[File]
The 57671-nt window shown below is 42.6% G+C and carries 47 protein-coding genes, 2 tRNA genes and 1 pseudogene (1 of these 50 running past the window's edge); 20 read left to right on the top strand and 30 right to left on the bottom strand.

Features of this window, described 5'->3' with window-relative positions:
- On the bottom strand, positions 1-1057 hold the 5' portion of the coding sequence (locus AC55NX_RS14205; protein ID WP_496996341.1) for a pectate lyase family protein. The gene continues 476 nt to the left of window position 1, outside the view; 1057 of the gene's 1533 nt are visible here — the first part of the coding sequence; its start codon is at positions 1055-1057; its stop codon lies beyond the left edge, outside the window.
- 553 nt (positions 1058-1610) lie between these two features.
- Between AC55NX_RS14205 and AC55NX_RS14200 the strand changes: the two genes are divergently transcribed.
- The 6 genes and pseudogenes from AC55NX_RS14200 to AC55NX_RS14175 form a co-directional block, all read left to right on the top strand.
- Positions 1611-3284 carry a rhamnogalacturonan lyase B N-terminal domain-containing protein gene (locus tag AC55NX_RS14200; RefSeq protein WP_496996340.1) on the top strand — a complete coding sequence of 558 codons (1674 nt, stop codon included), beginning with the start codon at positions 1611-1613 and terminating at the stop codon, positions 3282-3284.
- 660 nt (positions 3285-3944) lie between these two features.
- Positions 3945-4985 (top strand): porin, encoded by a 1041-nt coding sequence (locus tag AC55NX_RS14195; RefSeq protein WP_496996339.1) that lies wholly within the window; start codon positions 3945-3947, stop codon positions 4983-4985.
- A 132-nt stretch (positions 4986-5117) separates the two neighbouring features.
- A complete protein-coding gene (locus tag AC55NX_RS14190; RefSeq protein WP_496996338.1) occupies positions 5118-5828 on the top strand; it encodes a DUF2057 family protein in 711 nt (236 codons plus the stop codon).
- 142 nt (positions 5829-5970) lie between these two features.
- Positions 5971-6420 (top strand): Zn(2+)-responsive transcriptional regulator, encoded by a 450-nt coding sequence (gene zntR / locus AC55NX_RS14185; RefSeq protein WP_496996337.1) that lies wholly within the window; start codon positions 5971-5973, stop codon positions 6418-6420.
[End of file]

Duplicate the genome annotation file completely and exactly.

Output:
The 57671-nt window shown below is 42.6% G+C and carries 47 protein-coding genes, 2 tRNA genes and 1 pseudogene (1 of these 50 running past the window's edge); 20 read left to right on the top strand and 30 right to left on the bottom strand.

Features of this window, described 5'->3' with window-relative positions:
- On the bottom strand, positions 1-1057 hold the 5' portion of the coding sequence (locus AC55NX_RS14205; protein ID WP_496996341.1) for a pectate lyase family protein. The gene continues 476 nt to the left of window position 1, outside the view; 1057 of the gene's 1533 nt are visible here — the first part of the coding sequence; its start codon is at positions 1055-1057; its stop codon lies beyond the left edge, outside the window.
- 553 nt (positions 1058-1610) lie between these two features.
- Between AC55NX_RS14205 and AC55NX_RS14200 the strand changes: the two genes are divergently transcribed.
- The 6 genes and pseudogenes from AC55NX_RS14200 to AC55NX_RS14175 form a co-directional block, all read left to right on the top strand.
- Positions 1611-3284 carry a rhamnogalacturonan lyase B N-terminal domain-containing protein gene (locus tag AC55NX_RS14200; RefSeq protein WP_496996340.1) on the top strand — a complete coding sequence of 558 codons (1674 nt, stop codon included), beginning with the start codon at positions 1611-1613 and terminating at the stop codon, positions 3282-3284.
- 660 nt (positions 3285-3944) lie between these two features.
- Positions 3945-4985 (top strand): porin, encoded by a 1041-nt coding sequence (locus tag AC55NX_RS14195; RefSeq protein WP_496996339.1) that lies wholly within the window; start codon positions 3945-3947, stop codon positions 4983-4985.
- A 132-nt stretch (positions 4986-5117) separates the two neighbouring features.
- A complete protein-coding gene (locus tag AC55NX_RS14190; RefSeq protein WP_496996338.1) occupies positions 5118-5828 on the top strand; it encodes a DUF2057 family protein in 711 nt (236 codons plus the stop codon).
- 142 nt (positions 5829-5970) lie between these two features.
- Positions 5971-6420 (top strand): Zn(2+)-responsive transcriptional regulator, encoded by a 450-nt coding sequence (gene zntR / locus AC55NX_RS14185; RefSeq protein WP_496996337.1) that lies wholly within the window; start codon positions 5971-5973, stop codon positions 6418-6420.